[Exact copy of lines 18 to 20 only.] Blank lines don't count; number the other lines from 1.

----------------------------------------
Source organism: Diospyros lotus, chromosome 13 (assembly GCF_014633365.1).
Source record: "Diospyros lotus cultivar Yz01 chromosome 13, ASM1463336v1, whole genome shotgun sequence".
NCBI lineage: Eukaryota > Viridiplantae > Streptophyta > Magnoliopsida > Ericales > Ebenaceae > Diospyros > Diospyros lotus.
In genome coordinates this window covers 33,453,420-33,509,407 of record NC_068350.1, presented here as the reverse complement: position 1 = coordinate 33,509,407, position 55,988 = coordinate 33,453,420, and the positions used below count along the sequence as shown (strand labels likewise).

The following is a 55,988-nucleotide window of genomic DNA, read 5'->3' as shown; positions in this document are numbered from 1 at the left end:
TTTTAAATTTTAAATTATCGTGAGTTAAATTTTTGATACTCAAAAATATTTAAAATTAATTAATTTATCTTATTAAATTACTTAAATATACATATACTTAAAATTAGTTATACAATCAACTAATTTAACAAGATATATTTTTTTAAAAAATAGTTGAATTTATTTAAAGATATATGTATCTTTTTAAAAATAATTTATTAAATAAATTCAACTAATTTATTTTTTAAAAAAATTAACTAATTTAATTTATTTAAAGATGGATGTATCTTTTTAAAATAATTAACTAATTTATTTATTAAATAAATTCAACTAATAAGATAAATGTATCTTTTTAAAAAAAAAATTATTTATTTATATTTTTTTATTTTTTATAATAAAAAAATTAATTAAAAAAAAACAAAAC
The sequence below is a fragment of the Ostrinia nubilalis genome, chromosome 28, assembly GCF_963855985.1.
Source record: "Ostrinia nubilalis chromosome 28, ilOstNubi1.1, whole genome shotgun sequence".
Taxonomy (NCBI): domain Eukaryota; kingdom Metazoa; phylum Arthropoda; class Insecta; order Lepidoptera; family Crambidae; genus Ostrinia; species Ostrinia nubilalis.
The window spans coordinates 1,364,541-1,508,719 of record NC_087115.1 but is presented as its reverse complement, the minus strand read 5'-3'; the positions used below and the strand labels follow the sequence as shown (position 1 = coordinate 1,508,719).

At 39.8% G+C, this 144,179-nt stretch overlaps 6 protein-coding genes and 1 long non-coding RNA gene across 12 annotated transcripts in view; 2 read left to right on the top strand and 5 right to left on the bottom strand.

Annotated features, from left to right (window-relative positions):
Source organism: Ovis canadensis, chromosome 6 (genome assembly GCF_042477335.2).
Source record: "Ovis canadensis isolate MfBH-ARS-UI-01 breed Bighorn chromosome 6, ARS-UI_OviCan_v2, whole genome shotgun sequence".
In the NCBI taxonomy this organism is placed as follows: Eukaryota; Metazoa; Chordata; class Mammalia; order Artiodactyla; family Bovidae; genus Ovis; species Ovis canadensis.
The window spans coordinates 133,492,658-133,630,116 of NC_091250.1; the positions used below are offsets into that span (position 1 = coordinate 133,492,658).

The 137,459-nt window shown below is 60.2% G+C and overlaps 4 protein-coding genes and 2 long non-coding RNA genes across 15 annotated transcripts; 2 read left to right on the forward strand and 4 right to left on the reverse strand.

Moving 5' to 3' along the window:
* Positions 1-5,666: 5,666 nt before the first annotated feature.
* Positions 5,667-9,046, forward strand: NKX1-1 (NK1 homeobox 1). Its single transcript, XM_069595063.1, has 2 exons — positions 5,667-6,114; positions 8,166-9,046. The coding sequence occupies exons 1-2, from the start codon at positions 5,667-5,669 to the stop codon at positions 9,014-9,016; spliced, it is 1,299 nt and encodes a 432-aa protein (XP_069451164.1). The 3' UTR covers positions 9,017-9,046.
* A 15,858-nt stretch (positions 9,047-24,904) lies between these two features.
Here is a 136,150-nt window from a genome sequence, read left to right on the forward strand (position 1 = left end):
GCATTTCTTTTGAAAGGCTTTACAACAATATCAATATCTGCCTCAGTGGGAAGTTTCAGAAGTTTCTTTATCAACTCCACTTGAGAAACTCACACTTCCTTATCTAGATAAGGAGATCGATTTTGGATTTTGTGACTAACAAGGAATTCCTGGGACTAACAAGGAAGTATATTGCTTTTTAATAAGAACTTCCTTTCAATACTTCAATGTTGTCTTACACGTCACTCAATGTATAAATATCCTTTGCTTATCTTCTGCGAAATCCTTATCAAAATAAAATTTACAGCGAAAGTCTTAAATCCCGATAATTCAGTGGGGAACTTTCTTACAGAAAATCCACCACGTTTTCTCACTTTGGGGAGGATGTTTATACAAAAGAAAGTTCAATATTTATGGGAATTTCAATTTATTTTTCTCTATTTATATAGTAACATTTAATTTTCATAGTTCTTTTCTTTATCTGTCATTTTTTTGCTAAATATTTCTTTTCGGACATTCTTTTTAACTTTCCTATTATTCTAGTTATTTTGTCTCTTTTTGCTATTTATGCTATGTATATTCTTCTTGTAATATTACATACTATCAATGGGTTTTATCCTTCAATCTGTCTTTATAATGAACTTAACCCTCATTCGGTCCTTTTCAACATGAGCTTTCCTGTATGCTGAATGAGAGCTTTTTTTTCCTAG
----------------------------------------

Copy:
Moving 5' to 3' along the window:
* Positions 1-5,666: 5,666 nt before the first annotated feature.
* Positions 5,667-9,046, forward strand: NKX1-1 (NK1 homeobox 1). Its single transcript, XM_069595063.1, has 2 exons — positions 5,667-6,114; positions 8,166-9,046. The coding sequence occupies exons 1-2, from the start codon at positions 5,667-5,669 to the stop codon at positions 9,014-9,016; spliced, it is 1,299 nt and encodes a 432-aa protein (XP_069451164.1). The 3' UTR covers positions 9,017-9,046.